Studies of Immigrant Crime in Denmark

Research output: Contribution to journalJournal articleResearchpeer-review

Abstract

Do the results of research on the relationship between crime and immigration status differ depending on the type of data examined? This question is posed and answered affirmatively in a paper based on a systematic review of ten Danish studies published between 2008 and 2017. The current review is motivated by the seemingly widespread perception that immigrants/descendants are at greater risk for committing crime than others even after adjusting for systematic differences between these groups. Using five criteria of relevance, a systematic search resulted in the identification of ten pertinent studies. The ten studies are reviewed in the current paper and form the basis of the conclusion that research results differ markedly depending on the type of data examined. This implies that public perceptions about crime and immigration status may rest on shaky ground. Five potential explanations are suggested to explain the inconsistencies found in the studies reviewed. Finally, five recommendations for future research are suggested in order move research forward.
Original languageEnglish
JournalNordic Journal of Criminology
ISSN2578-983x
DOIs
Publication statusE-pub ahead of print - 10 Dec 2019

Fingerprint

Denmark
immigrant
offense
immigration
research results
Group

Keywords

  • Immigrants
  • descendants
  • minorities
  • register study
  • self-report
  • youth crime
  • review
  • Denmark

Cite this

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title = "Studies of Immigrant Crime in Denmark",
abstract = "Do the results of research on the relationship between crime and immigration status differ depending on the type of data examined? This question is posed and answered affirmatively in a paper based on a systematic review of ten Danish studies published between 2008 and 2017. The current review is motivated by the seemingly widespread perception that immigrants/descendants are at greater risk for committing crime than others even after adjusting for systematic differences between these groups. Using five criteria of relevance, a systematic search resulted in the identification of ten pertinent studies. The ten studies are reviewed in the current paper and form the basis of the conclusion that research results differ markedly depending on the type of data examined. This implies that public perceptions about crime and immigration status may rest on shaky ground. Five potential explanations are suggested to explain the inconsistencies found in the studies reviewed. Finally, five recommendations for future research are suggested in order move research forward.",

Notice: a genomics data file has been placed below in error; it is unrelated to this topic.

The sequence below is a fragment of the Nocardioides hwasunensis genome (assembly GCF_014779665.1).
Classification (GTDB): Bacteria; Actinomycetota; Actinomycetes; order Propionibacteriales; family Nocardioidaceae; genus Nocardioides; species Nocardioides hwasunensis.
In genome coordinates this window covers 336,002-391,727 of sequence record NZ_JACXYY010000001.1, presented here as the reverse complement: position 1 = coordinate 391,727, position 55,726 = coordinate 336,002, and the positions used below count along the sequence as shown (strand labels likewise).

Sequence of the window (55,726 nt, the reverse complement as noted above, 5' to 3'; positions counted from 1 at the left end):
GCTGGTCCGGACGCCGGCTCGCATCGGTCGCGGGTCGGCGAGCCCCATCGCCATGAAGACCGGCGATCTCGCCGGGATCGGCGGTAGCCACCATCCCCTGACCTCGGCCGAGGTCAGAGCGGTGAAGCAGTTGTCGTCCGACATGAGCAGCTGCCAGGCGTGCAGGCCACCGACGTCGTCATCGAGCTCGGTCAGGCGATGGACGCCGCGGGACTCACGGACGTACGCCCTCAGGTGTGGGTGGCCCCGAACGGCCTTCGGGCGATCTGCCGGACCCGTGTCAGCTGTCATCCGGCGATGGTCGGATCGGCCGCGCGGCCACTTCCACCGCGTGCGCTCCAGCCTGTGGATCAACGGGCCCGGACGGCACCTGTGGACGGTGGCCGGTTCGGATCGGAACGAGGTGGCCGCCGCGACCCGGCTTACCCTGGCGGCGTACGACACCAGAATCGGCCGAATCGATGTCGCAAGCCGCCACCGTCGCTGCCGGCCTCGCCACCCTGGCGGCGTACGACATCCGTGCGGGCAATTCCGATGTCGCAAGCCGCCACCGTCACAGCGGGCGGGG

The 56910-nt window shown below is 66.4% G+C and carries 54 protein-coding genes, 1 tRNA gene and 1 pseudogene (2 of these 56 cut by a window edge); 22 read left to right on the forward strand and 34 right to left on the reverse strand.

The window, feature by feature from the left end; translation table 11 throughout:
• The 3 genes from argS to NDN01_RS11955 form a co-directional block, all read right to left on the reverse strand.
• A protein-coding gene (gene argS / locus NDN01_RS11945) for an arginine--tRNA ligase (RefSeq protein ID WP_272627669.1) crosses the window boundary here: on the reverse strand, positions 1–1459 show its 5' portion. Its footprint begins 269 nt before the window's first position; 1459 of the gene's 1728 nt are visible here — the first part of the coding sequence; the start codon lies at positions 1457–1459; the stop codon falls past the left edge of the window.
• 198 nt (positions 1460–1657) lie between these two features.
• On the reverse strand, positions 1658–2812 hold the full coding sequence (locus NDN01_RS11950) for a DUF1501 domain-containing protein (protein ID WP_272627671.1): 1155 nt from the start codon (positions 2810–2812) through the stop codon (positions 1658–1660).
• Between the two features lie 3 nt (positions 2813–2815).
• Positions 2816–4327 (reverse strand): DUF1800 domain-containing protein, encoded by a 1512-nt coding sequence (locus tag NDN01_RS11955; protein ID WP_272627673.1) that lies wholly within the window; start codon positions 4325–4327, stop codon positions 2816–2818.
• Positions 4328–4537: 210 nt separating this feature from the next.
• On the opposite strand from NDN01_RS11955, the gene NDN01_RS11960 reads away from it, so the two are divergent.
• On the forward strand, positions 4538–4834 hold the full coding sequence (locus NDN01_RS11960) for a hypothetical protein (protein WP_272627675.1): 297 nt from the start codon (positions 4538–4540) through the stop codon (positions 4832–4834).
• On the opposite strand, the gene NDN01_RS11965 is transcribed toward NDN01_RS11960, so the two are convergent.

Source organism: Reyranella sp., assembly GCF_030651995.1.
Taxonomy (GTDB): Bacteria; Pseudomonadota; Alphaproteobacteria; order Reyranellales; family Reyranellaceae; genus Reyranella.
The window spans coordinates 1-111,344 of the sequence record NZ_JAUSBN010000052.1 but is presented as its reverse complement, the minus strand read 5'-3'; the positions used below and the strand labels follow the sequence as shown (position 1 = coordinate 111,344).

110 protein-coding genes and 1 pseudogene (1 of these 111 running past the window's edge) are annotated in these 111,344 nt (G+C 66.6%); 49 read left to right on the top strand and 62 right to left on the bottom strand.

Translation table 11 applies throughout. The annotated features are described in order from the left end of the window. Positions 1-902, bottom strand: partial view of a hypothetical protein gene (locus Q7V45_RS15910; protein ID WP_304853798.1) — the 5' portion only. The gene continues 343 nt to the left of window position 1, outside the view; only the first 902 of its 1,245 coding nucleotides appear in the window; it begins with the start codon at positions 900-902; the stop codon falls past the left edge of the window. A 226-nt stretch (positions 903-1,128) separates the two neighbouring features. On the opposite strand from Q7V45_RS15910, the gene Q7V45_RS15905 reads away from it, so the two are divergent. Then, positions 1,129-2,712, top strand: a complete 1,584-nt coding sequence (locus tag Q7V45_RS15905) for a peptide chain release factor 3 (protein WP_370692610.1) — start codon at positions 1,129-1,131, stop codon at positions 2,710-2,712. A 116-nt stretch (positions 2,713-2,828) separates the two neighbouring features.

keywords = "Immigrants, descendants, minorities, register study, self-report, youth crime, review, Denmark",
author = "Christian Klement",
year = "2019",
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language = "English",
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Studies of Immigrant Crime in Denmark. / Klement, Christian.

In: Nordic Journal of Criminology, 10.12.2019.

Research output: Contribution to journalJournal articleResearchpeer-review

TY - JOUR

T1 - Studies of Immigrant Crime in Denmark

AU - Klement, Christian

PY - 2019/12/10

Y1 - 2019/12/10

N2 - Do the results of research on the relationship between crime and immigration status differ depending on the type of data examined? This question is posed and answered affirmatively in a paper based on a systematic review of ten Danish studies published between 2008 and 2017. The current review is motivated by the seemingly widespread perception that immigrants/descendants are at greater risk for committing crime than others even after adjusting for systematic differences between these groups. Using five criteria of relevance, a systematic search resulted in the identification of ten pertinent studies. The ten studies are reviewed in the current paper and form the basis of the conclusion that research results differ markedly depending on the type of data examined. This implies that public perceptions about crime and immigration status may rest on shaky ground. Five potential explanations are suggested to explain the inconsistencies found in the studies reviewed. Finally, five recommendations for future research are suggested in order move research forward.

AB - Do the results of research on the relationship between crime and immigration status differ depending on the type of data examined? This question is posed and answered affirmatively in a paper based on a systematic review of ten Danish studies published between 2008 and 2017. The current review is motivated by the seemingly widespread perception that immigrants/descendants are at greater risk for committing crime than others even after adjusting for systematic differences between these groups. Using five criteria of relevance, a systematic search resulted in the identification of ten pertinent studies. The ten studies are reviewed in the current paper and form the basis of the conclusion that research results differ markedly depending on the type of data examined. This implies that public perceptions about crime and immigration status may rest on shaky ground. Five potential explanations are suggested to explain the inconsistencies found in the studies reviewed. Finally, five recommendations for future research are suggested in order move research forward.

KW - Immigrants

KW - descendants

KW - minorities

KW - register study

KW - self-report

KW - youth crime

KW - review

KW - Denmark

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M3 - Journal article

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JF - Nordic Journal of Criminology

SN - 2578-983x

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